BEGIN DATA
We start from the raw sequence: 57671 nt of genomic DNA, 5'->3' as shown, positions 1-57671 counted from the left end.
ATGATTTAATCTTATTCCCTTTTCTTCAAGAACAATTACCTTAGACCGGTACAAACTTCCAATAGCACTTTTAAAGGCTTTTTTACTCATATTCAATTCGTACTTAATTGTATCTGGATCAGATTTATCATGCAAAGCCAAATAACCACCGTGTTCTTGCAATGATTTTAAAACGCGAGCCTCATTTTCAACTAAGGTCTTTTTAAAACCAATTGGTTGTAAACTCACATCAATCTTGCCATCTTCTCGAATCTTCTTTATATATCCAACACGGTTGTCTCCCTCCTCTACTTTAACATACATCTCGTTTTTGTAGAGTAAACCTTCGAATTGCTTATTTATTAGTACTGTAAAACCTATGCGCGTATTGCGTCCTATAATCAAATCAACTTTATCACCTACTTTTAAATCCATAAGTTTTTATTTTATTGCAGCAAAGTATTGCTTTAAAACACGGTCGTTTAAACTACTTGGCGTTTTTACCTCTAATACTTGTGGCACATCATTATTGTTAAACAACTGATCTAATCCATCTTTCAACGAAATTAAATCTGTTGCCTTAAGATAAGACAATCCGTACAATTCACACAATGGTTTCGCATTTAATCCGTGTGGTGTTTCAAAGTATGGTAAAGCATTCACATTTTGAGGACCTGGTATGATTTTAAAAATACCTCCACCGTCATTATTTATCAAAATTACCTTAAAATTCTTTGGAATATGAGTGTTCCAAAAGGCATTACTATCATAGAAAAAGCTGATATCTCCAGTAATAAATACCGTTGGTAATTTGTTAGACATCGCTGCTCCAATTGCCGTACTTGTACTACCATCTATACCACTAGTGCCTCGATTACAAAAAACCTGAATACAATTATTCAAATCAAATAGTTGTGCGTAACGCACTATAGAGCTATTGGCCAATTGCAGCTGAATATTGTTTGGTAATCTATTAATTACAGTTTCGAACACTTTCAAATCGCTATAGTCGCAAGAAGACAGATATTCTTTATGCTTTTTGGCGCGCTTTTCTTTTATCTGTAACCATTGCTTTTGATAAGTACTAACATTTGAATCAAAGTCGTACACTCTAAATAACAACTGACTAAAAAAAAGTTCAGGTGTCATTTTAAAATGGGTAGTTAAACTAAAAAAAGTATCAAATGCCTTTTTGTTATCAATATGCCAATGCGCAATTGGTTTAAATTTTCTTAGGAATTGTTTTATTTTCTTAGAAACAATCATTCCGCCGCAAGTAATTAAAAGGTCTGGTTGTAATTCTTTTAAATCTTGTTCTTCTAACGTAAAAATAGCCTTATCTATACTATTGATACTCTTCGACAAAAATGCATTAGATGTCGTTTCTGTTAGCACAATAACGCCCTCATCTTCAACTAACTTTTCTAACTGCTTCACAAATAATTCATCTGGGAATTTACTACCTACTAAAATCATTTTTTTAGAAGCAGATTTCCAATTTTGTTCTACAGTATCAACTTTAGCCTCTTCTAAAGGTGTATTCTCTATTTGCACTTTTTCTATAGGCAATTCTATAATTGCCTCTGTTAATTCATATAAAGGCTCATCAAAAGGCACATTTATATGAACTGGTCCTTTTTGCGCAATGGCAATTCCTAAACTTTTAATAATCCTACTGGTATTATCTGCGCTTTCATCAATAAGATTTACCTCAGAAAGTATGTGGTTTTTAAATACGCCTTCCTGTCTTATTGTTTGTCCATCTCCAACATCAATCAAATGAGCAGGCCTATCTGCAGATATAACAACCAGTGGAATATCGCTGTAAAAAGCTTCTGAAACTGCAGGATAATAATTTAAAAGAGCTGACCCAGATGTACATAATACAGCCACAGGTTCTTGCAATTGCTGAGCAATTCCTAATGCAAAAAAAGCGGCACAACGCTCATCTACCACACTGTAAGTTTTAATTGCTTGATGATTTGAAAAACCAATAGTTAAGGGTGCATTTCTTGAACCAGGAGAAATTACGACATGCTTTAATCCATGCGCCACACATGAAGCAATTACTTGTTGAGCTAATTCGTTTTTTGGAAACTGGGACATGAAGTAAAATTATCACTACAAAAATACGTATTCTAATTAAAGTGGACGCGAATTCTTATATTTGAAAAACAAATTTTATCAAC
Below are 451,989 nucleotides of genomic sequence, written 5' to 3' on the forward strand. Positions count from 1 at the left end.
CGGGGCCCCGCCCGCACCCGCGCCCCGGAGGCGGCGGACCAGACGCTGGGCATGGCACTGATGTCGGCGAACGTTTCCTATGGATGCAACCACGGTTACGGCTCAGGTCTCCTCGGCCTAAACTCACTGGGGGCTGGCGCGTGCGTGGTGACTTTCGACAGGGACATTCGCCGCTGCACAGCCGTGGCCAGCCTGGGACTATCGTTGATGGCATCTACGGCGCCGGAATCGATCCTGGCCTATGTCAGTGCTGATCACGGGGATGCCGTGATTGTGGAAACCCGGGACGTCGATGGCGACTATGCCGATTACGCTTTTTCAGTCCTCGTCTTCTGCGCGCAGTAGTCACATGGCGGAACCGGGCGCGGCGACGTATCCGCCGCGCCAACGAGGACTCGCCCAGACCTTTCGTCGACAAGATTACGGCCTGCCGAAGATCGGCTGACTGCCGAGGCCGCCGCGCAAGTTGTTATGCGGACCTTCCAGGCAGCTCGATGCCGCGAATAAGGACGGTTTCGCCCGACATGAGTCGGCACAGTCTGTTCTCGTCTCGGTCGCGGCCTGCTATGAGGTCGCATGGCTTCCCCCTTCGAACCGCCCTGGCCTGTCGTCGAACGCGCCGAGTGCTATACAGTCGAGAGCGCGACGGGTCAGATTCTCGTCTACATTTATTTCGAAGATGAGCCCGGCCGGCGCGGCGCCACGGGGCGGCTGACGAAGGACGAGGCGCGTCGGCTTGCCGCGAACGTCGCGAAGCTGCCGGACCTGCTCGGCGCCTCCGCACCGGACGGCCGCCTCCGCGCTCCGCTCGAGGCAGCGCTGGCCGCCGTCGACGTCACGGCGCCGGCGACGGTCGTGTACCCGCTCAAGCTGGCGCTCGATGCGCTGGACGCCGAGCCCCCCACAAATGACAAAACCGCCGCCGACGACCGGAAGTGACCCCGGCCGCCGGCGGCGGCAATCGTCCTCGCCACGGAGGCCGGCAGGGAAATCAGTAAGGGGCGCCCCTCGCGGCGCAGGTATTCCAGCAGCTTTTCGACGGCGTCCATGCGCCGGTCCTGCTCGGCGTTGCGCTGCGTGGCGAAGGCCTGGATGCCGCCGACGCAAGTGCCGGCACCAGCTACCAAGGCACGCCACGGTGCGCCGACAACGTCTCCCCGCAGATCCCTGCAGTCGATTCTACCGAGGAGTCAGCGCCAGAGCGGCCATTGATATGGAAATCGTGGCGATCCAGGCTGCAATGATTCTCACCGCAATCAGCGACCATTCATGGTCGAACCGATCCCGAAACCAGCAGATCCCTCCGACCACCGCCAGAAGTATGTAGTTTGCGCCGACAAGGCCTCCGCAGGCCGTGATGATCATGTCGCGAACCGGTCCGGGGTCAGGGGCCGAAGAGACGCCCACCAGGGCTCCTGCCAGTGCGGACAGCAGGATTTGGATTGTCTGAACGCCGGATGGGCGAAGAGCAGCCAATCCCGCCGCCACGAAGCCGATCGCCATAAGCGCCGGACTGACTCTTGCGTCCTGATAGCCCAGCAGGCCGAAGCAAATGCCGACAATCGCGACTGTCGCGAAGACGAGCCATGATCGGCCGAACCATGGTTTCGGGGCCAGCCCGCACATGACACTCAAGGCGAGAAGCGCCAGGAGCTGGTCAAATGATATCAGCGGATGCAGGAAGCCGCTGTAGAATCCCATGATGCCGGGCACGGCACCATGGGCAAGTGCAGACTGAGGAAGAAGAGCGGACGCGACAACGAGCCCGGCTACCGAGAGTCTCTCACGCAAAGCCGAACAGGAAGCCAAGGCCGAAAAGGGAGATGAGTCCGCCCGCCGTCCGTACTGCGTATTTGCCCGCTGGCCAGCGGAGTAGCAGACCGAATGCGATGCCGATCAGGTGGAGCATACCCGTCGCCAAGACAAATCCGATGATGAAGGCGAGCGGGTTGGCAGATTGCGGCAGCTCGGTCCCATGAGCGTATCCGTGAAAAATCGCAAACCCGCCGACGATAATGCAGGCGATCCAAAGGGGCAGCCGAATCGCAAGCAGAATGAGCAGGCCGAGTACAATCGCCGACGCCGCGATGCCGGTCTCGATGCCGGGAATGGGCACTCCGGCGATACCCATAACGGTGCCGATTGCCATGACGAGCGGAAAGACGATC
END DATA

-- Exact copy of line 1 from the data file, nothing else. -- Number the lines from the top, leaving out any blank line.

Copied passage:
We start from the raw sequence: 57671 nt of genomic DNA, 5'->3' as shown, positions 1-57671 counted from the left end.